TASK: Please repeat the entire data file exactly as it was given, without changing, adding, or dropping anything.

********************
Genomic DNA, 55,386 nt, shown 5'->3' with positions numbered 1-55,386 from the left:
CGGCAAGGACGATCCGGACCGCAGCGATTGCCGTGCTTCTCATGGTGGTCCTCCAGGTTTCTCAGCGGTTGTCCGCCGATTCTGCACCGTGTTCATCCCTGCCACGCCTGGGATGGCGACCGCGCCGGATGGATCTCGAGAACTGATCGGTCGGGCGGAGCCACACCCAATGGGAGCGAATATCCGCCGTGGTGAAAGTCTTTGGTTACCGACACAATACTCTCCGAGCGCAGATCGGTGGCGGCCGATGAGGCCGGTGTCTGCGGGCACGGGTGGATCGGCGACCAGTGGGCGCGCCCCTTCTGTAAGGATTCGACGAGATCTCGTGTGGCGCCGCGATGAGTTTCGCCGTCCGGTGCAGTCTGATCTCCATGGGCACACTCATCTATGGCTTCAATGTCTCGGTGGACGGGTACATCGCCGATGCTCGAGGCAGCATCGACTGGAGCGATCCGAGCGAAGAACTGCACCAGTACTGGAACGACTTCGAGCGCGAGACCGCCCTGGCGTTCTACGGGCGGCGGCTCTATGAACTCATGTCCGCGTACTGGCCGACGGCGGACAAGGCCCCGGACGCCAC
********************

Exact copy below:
Genomic DNA, 55,386 nt, shown 5'->3' with positions numbered 1-55,386 from the left:
CGGCAAGGACGATCCGGACCGCAGCGATTGCCGTGCTTCTCATGGTGGTCCTCCAGGTTTCTCAGCGGTTGTCCGCCGATTCTGCACCGTGTTCATCCCTGCCACGCCTGGGATGGCGACCGCGCCGGATGGATCTCGAGAACTGATCGGTCGGGCGGAGCCACACCCAATGGGAGCGAATATCCGCCGTGGTGAAAGTCTTTGGTTACCGACACAATACTCTCCGAGCGCAGATCGGTGGCGGCCGATGAGGCCGGTGTCTGCGGGCACGGGTGGATCGGCGACCAGTGGGCGCGCCCCTTCTGTAAGGATTCGACGAGATCTCGTGTGGCGCCGCGATGAGTTTCGCCGTCCGGTGCAGTCTGATCTCCATGGGCACACTCATCTATGGCTTCAATGTCTCGGTGGACGGGTACATCGCCGATGCTCGAGGCAGCATCGACTGGAGCGATCCGAGCGAAGAACTGCACCAGTACTGGAACGACTTCGAGCGCGAGACCGCCCTGGCGTTCTACGGGCGGCGGCTCTATGAACTCATGTCCGCGTACTGGCCGACGGCGGACAAGGCCCCGGACGCCAC